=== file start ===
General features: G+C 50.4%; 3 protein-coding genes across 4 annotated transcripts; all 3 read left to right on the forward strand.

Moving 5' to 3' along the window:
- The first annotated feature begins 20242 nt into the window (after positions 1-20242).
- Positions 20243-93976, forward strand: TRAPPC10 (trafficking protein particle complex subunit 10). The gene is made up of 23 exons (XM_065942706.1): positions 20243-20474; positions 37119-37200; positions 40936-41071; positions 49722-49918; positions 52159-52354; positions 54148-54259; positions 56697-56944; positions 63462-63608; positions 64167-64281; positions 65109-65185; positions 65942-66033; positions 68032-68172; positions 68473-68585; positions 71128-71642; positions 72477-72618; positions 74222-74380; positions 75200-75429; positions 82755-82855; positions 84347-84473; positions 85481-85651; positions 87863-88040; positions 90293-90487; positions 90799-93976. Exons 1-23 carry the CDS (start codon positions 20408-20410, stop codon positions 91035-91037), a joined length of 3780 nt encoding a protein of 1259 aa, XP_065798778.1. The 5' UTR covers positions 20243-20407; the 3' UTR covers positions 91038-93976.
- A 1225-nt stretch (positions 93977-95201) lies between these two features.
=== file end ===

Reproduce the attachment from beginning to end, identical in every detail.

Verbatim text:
General features: G+C 50.4%; 3 protein-coding genes across 4 annotated transcripts; all 3 read left to right on the forward strand.

Moving 5' to 3' along the window:
- The first annotated feature begins 20242 nt into the window (after positions 1-20242).
- Positions 20243-93976, forward strand: TRAPPC10 (trafficking protein particle complex subunit 10). The gene is made up of 23 exons (XM_065942706.1): positions 20243-20474; positions 37119-37200; positions 40936-41071; positions 49722-49918; positions 52159-52354; positions 54148-54259; positions 56697-56944; positions 63462-63608; positions 64167-64281; positions 65109-65185; positions 65942-66033; positions 68032-68172; positions 68473-68585; positions 71128-71642; positions 72477-72618; positions 74222-74380; positions 75200-75429; positions 82755-82855; positions 84347-84473; positions 85481-85651; positions 87863-88040; positions 90293-90487; positions 90799-93976. Exons 1-23 carry the CDS (start codon positions 20408-20410, stop codon positions 91035-91037), a joined length of 3780 nt encoding a protein of 1259 aa, XP_065798778.1. The 5' UTR covers positions 20243-20407; the 3' UTR covers positions 91038-93976.
- A 1225-nt stretch (positions 93977-95201) lies between these two features.